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HPV Vaccination and the Controversy and Attitudes of Male and Female College Students

Calcific aortic stenosis (AS) has become one of the most frequent types of Valvular Heart Disease (VHD). In recent years, the development of the Human Papillomavirus (HPV) vaccines have spurred controversy over whether or not males as well as females should obtain the vaccine against the HPV disease. HPV vaccination is an important public health issue because it prevents cancer. The HPV vaccination reduces rates of transmission of genital warts and certain HPV related cancers in males as well as reducing the incidence of cervical cancer in women. The development of the HPV vaccine has further improved opportunities for healthcare providers to effectively combat the human papillomavirus disease. Presently, there are three vaccines marketed in the United States and approved by the FDA that can protect against the sexually transmitted infection of HPV. They are Gardasil®, Gardasil 9®, Cervarix®. All three prevent infections with HPV types 16 and 18, which are the two highest risk that cause approximately 70% of cervical cancer in women and a higher percentage of other HPV-related cancers in men and women. In this article the researcher will focus on the three Human Papillomavirus vaccines, controversy over the HPV vaccine and attitudes of male and female college students regarding the HPV vaccine.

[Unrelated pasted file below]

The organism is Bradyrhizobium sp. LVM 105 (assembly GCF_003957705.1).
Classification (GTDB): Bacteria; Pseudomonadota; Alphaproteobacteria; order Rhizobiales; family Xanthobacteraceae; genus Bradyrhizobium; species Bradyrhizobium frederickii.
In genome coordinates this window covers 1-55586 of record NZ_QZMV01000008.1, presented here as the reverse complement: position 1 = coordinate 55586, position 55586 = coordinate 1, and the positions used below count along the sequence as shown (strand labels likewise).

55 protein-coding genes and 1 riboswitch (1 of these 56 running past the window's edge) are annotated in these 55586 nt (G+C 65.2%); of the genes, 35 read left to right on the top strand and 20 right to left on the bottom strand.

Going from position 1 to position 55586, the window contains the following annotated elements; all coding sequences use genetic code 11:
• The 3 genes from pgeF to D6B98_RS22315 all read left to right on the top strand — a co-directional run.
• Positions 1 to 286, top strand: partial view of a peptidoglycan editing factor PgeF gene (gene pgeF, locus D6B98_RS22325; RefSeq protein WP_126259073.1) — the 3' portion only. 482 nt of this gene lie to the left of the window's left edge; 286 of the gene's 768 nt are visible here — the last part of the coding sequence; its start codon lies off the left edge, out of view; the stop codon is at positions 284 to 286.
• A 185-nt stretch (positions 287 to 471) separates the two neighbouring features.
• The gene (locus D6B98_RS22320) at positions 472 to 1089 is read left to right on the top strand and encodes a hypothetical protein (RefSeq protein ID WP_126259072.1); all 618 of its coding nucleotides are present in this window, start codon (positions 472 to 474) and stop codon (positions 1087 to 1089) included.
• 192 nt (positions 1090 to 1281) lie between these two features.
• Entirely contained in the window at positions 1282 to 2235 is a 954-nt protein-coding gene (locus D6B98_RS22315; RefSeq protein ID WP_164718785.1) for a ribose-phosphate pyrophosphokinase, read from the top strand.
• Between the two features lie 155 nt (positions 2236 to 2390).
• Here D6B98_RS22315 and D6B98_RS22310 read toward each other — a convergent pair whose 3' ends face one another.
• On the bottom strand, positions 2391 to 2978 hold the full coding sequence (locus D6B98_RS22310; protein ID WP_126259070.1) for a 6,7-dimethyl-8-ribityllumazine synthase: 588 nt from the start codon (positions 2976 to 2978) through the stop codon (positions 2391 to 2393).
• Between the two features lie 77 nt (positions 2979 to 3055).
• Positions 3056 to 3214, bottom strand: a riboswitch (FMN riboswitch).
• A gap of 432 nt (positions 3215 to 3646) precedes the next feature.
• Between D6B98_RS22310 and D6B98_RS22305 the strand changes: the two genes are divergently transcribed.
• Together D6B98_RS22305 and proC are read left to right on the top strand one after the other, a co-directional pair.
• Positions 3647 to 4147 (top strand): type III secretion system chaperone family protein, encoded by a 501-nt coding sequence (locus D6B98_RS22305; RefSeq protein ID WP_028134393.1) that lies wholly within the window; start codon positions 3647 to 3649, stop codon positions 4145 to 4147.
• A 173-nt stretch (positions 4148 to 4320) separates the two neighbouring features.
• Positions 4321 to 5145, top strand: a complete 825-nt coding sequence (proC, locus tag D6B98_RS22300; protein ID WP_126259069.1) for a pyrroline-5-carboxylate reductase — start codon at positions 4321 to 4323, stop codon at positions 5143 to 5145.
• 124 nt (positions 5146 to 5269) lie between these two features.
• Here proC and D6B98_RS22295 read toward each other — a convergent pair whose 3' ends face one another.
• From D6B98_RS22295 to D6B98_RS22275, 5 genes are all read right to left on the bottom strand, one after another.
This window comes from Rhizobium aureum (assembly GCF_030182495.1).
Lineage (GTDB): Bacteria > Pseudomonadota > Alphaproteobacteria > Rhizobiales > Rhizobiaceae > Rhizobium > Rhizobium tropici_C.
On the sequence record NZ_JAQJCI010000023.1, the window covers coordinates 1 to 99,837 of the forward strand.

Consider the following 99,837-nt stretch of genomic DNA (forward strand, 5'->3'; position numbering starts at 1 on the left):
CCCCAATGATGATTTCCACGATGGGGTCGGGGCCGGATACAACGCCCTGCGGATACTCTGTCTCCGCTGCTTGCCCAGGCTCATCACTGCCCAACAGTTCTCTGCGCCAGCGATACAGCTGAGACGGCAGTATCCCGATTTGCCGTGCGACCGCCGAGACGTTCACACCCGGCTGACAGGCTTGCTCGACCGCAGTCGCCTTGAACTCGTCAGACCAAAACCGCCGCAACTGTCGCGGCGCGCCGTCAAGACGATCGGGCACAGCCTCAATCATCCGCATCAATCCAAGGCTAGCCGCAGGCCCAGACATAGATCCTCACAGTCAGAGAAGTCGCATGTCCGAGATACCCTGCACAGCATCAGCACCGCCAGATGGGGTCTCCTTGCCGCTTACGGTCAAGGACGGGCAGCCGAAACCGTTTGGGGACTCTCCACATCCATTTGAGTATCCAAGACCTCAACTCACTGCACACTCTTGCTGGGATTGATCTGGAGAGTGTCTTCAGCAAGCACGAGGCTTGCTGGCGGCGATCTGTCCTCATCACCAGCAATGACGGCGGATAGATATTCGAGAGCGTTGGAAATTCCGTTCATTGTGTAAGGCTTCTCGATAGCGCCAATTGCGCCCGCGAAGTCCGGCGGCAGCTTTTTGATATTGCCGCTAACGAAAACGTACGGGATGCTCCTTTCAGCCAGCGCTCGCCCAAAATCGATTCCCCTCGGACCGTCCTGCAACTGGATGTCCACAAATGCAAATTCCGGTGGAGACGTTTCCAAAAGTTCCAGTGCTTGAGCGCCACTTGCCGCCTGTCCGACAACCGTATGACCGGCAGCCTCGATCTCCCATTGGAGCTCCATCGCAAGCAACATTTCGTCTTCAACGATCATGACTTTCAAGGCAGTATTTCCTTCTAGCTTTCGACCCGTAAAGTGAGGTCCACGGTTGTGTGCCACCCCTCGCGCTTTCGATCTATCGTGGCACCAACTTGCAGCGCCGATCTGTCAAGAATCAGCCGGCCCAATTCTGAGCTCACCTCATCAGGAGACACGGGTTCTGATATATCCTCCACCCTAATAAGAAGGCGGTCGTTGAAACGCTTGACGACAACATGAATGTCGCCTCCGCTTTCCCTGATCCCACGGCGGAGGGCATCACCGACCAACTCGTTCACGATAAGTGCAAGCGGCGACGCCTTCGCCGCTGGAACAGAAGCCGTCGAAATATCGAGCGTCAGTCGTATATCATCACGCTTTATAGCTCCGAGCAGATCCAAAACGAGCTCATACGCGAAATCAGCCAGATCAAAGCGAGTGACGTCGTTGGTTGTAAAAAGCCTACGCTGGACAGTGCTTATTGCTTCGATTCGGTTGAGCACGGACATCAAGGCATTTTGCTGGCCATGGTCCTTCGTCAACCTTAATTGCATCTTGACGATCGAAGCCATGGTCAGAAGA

Chandrika Johnson

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